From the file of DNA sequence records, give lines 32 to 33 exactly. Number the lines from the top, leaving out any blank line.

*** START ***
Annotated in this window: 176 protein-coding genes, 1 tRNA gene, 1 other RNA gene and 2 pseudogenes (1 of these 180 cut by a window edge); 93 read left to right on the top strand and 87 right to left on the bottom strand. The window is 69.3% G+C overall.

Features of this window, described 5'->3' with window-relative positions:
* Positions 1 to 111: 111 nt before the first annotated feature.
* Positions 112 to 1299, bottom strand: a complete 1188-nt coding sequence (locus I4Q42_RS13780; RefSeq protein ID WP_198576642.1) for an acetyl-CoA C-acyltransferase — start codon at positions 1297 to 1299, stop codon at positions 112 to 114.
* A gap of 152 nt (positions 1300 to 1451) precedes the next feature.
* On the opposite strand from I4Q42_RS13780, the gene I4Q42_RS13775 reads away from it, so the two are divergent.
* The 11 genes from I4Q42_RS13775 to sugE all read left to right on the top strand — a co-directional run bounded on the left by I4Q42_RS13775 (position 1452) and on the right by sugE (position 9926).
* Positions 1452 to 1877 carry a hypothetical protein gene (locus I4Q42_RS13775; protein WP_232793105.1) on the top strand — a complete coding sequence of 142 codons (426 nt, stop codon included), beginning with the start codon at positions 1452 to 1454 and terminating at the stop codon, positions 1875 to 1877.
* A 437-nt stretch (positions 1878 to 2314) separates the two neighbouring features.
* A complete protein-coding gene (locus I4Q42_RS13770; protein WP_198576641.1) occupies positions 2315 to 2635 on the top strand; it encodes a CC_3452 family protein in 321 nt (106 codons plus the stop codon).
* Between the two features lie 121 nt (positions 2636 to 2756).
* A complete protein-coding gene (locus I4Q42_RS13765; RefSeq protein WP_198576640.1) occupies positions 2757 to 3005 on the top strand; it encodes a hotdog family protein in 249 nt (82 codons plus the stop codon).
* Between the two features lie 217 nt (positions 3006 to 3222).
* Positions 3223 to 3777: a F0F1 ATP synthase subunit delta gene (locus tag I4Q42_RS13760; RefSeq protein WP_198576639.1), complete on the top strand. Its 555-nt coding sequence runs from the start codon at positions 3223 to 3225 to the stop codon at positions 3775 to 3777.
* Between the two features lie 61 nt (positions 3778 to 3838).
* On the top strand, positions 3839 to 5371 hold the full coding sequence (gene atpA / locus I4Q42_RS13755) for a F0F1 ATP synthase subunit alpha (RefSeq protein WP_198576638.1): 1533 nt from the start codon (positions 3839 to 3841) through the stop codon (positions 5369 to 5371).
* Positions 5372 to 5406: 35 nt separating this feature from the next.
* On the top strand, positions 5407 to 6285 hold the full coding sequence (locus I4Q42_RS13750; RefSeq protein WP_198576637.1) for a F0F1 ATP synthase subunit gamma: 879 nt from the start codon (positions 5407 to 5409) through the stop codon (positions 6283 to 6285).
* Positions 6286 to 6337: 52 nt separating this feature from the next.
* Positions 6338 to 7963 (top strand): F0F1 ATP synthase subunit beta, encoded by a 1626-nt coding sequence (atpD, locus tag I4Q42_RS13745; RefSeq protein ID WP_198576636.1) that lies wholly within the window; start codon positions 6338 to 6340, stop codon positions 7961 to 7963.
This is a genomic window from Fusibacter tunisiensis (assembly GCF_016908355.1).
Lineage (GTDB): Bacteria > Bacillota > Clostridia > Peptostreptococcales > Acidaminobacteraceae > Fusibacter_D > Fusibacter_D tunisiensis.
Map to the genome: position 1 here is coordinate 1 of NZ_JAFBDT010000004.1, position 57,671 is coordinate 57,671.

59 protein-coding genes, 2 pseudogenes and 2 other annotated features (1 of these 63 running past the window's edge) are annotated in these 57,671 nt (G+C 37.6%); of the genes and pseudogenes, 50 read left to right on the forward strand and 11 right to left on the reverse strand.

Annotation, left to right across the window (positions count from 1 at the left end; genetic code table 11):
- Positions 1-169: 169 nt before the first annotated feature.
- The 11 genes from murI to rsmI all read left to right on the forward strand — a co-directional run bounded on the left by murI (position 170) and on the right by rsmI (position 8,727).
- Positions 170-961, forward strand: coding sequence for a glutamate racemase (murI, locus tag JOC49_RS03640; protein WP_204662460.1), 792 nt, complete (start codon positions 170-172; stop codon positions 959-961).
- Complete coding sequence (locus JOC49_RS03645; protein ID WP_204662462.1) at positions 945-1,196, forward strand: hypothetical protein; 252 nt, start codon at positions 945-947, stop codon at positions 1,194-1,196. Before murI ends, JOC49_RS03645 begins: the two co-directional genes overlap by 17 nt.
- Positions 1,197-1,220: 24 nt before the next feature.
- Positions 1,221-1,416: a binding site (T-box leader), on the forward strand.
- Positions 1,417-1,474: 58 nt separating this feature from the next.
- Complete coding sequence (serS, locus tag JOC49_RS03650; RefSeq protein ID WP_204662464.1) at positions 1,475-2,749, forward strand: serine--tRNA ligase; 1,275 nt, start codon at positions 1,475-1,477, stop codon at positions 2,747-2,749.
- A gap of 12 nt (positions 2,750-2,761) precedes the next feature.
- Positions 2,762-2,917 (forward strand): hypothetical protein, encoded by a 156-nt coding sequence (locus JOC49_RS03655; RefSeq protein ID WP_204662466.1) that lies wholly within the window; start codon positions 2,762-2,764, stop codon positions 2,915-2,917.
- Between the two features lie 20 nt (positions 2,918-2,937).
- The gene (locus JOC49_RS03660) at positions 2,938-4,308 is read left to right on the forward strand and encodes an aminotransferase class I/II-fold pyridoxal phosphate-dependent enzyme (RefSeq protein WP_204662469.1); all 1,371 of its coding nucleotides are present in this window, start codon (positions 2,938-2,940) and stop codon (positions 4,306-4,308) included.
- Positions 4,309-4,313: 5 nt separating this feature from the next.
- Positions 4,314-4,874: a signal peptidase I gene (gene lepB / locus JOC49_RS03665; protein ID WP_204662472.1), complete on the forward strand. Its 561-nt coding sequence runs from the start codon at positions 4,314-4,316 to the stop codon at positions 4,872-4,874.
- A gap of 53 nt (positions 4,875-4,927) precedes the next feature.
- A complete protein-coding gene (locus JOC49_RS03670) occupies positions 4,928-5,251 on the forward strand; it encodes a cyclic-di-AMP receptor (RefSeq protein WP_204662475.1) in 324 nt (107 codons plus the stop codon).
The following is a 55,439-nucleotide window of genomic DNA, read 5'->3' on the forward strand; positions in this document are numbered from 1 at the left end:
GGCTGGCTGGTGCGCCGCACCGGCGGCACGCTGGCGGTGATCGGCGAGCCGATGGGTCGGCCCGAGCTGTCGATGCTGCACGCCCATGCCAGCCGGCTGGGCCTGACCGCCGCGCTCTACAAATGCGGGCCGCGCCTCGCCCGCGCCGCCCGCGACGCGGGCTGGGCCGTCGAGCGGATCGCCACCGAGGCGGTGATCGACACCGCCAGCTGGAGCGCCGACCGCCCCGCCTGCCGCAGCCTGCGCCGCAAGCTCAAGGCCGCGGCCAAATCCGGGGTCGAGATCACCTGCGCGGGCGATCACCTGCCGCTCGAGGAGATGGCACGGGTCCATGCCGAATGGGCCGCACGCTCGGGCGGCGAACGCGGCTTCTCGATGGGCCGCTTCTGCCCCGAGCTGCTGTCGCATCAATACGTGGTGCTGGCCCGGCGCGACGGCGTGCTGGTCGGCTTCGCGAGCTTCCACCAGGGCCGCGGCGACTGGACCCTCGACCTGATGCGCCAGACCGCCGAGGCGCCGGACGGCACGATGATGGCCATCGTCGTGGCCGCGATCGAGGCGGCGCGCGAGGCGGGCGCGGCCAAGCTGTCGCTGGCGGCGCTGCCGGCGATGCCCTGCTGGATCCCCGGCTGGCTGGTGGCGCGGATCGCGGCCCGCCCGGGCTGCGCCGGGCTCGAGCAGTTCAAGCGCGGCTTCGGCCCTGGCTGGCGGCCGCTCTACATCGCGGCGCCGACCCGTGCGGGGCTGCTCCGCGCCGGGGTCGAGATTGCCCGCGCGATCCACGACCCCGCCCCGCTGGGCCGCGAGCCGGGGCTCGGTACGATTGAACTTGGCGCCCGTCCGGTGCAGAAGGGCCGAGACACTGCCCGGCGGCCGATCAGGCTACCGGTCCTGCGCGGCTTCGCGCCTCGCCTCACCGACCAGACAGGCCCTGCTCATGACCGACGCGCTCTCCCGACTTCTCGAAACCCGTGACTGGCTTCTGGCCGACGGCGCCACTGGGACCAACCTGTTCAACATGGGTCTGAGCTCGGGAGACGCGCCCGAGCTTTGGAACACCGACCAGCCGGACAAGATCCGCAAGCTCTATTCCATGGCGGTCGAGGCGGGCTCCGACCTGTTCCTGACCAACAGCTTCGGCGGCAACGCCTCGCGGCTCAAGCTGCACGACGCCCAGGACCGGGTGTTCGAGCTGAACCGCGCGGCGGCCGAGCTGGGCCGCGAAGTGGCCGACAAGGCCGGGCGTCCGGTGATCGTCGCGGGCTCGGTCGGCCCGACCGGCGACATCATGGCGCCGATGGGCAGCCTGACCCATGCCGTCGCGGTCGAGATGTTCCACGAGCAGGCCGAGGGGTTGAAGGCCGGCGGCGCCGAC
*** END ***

- Positions 1,417-1,474: 58 nt separating this feature from the next.
- Complete coding sequence (serS, locus tag JOC49_RS03650; RefSeq protein ID WP_204662464.1) at positions 1,475-2,749, forward strand: serine--tRNA ligase; 1,275 nt, start codon at positions 1,475-1,477, stop codon at positions 2,747-2,749.